Chemical communication, a lesser known fact about animals  


For the first time, lizards are found to produce repeated chemical signals, especially to attract the other mate. Chemical signals between animals were less known and a few studies held.

Until now, Researchers concentrated mainly on the sounds and visual presence of animal and birds. Now a research group from Washington University in St. Louis has revealed that lizards produce chemical calling cards. The chemical signals between animals are less obvious to humans. Moreover they are also technically complex to resolve.

Lead author Colin Donihue said that the chemical signals varied depending on the context such as who wants to compete, who wants to mate and who is trying to eat. Donihue is a post doctoral fellow in biology at the Washington University.

Animal Ecology journal pubished the study. Lizards and snakes collect chemical cues from their surroundings by flicking out forked tongues. They process these with a sensory organ in the roof of their mouths. Lizards deposit their chemical messages encoded in secretions, the study said. These are waxy lipid compound that has all details about the lizard that produced them, the study paper said.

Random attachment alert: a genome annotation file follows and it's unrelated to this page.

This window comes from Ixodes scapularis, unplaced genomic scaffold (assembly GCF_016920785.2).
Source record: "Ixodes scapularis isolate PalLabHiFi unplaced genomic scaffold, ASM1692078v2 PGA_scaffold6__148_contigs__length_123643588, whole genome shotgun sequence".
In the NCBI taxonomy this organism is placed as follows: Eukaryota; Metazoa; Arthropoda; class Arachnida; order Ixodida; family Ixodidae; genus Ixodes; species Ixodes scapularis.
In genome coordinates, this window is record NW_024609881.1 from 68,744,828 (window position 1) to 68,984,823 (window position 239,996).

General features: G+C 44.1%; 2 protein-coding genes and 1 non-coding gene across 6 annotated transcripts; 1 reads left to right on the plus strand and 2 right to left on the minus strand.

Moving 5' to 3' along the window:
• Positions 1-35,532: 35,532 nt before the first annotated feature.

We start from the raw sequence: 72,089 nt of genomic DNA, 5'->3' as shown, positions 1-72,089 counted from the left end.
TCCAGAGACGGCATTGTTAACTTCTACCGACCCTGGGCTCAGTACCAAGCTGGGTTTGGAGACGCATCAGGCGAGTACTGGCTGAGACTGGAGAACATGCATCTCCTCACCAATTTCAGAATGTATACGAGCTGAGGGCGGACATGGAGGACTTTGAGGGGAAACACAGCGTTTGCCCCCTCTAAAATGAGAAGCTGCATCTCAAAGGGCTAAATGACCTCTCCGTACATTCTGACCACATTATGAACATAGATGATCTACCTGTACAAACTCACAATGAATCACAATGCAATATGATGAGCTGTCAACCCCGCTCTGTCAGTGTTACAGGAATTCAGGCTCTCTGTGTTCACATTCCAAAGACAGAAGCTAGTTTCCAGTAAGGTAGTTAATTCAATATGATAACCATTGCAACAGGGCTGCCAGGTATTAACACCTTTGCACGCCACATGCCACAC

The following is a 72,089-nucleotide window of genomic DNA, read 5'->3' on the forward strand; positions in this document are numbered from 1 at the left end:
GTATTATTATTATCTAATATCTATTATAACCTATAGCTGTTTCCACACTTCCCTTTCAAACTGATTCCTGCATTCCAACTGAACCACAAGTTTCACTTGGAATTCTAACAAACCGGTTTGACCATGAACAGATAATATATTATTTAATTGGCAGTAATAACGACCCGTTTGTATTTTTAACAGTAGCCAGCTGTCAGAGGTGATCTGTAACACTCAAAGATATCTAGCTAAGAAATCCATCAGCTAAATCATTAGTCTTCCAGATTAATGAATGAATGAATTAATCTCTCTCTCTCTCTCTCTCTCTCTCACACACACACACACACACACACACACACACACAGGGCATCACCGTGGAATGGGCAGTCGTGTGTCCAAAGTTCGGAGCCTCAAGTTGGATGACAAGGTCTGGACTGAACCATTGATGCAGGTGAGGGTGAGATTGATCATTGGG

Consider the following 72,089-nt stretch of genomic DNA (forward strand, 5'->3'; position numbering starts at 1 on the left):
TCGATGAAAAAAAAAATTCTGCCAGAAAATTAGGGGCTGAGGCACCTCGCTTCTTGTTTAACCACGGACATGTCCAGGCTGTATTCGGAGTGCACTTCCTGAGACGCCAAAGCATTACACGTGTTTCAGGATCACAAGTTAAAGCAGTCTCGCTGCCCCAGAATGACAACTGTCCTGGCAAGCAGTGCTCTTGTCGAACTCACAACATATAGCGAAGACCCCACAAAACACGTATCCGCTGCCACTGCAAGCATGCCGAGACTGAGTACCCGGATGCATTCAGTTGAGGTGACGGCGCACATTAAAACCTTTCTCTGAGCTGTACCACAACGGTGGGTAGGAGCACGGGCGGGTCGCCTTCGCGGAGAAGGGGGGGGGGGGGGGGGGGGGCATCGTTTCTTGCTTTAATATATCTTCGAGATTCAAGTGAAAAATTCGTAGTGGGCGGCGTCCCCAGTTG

The researchers relocated eight male and 12 female Aegean wall lizards from a single source population in Naxos, Greece to five small islets that had no predators. The researchers saw that the lizard population drastically increased. The relocated lizards were individually tagged. Over the next four years, Donihue and the team found that lizards rapidly and repeatedly developed a new chemical “mix”.

Donihue said that animals developed complex chemical communication library millions of years ago. However, human beings invented the technology to identify many of those chemicals only a century ago.



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